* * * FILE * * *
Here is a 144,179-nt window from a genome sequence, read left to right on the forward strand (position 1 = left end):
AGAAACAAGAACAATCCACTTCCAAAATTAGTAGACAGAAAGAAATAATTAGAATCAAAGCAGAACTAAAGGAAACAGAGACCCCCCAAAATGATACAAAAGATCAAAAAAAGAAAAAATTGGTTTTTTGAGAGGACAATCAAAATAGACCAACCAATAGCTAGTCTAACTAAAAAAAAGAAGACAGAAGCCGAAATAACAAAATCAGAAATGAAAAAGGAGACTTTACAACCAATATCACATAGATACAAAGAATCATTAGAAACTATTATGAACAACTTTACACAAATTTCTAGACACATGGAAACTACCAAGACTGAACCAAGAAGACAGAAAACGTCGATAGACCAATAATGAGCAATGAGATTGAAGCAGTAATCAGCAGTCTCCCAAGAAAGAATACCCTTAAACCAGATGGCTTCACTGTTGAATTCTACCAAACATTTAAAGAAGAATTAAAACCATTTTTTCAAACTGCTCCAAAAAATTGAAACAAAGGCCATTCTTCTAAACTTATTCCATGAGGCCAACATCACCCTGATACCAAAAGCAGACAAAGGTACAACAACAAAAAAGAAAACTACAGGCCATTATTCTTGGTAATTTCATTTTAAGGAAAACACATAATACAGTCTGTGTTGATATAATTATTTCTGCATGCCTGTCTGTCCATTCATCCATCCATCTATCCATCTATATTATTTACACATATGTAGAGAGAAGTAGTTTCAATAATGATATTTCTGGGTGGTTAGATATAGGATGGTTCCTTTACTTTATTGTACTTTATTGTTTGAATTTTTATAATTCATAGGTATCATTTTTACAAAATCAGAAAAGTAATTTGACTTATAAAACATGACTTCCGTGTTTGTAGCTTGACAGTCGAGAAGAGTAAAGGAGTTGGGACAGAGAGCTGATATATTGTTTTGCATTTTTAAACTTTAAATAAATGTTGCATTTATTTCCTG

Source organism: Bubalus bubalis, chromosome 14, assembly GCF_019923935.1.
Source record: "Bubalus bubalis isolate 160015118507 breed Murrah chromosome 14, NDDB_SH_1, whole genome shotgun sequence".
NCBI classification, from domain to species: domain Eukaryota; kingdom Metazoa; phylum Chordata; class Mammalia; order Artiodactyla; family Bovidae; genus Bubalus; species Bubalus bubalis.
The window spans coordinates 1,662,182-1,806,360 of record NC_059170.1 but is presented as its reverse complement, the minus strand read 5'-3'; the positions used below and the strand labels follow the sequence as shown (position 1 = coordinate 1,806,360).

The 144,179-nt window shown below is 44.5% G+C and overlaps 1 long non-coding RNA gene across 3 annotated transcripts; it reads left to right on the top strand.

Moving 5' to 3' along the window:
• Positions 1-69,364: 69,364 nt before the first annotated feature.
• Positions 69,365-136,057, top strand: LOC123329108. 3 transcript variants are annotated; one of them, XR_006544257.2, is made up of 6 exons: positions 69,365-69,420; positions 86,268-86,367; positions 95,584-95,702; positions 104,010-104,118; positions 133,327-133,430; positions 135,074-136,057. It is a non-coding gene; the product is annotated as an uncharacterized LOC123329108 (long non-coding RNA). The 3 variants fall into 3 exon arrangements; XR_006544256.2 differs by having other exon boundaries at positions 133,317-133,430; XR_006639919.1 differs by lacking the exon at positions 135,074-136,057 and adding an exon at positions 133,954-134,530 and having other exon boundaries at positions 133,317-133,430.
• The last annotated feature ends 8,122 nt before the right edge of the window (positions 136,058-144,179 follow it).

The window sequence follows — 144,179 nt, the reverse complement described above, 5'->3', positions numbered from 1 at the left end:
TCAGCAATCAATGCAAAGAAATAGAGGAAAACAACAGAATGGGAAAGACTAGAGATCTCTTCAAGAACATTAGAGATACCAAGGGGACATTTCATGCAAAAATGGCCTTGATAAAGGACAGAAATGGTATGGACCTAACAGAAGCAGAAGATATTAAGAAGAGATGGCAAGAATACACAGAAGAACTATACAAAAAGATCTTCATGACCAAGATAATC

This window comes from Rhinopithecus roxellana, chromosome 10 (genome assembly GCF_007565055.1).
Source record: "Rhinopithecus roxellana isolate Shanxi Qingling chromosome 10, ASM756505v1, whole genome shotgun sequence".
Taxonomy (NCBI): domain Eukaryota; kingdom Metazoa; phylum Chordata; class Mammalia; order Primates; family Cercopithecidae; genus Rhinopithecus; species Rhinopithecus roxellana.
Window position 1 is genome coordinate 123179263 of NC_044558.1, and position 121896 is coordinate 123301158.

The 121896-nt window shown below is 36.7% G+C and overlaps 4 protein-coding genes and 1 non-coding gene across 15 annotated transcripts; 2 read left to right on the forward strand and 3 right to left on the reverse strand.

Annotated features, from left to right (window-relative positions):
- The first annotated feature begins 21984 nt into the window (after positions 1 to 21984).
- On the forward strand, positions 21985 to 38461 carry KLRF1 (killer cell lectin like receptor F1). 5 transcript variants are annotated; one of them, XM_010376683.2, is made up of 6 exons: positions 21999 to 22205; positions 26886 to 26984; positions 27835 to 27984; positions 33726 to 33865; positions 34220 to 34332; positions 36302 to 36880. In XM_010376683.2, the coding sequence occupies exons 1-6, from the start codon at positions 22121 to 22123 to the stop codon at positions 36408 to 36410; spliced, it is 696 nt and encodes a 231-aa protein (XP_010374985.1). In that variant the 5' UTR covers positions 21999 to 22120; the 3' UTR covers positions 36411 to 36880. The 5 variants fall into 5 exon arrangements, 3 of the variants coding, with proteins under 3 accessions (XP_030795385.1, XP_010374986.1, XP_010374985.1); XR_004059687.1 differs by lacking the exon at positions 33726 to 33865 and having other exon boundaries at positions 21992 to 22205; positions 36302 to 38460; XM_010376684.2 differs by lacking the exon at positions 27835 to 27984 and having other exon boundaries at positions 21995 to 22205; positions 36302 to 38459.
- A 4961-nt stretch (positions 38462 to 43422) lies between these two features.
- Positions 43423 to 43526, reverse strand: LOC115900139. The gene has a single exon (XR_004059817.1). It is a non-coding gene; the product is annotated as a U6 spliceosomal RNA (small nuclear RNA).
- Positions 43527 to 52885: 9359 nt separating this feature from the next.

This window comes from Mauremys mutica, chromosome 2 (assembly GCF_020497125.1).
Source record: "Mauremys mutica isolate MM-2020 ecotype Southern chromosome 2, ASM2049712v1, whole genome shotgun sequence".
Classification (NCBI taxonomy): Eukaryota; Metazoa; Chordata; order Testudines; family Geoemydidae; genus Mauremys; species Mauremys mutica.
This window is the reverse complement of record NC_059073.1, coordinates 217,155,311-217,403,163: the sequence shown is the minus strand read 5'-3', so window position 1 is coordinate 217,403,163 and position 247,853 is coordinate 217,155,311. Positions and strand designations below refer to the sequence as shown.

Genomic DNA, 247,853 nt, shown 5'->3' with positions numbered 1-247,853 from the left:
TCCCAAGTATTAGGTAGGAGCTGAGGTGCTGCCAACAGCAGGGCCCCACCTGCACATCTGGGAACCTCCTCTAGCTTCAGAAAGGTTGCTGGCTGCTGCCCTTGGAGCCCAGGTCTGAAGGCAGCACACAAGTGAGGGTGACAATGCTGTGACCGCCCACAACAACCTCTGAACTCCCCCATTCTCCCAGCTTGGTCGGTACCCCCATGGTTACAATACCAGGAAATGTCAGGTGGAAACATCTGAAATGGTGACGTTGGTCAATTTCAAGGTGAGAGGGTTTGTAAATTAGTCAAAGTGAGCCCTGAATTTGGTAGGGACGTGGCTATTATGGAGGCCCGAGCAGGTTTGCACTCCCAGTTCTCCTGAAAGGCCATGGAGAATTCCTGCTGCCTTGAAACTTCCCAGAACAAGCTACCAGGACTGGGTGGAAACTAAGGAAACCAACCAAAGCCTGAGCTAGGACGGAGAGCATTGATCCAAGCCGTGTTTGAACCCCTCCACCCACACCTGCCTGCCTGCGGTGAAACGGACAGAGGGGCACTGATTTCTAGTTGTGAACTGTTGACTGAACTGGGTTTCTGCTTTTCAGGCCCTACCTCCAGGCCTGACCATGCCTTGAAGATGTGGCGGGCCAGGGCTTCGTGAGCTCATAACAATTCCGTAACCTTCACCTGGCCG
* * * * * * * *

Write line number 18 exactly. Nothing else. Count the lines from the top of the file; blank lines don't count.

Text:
The 121896-nt window shown below is 36.7% G+C and overlaps 4 protein-coding genes and 1 non-coding gene across 15 annotated transcripts; 2 read left to right on the forward strand and 3 right to left on the reverse strand.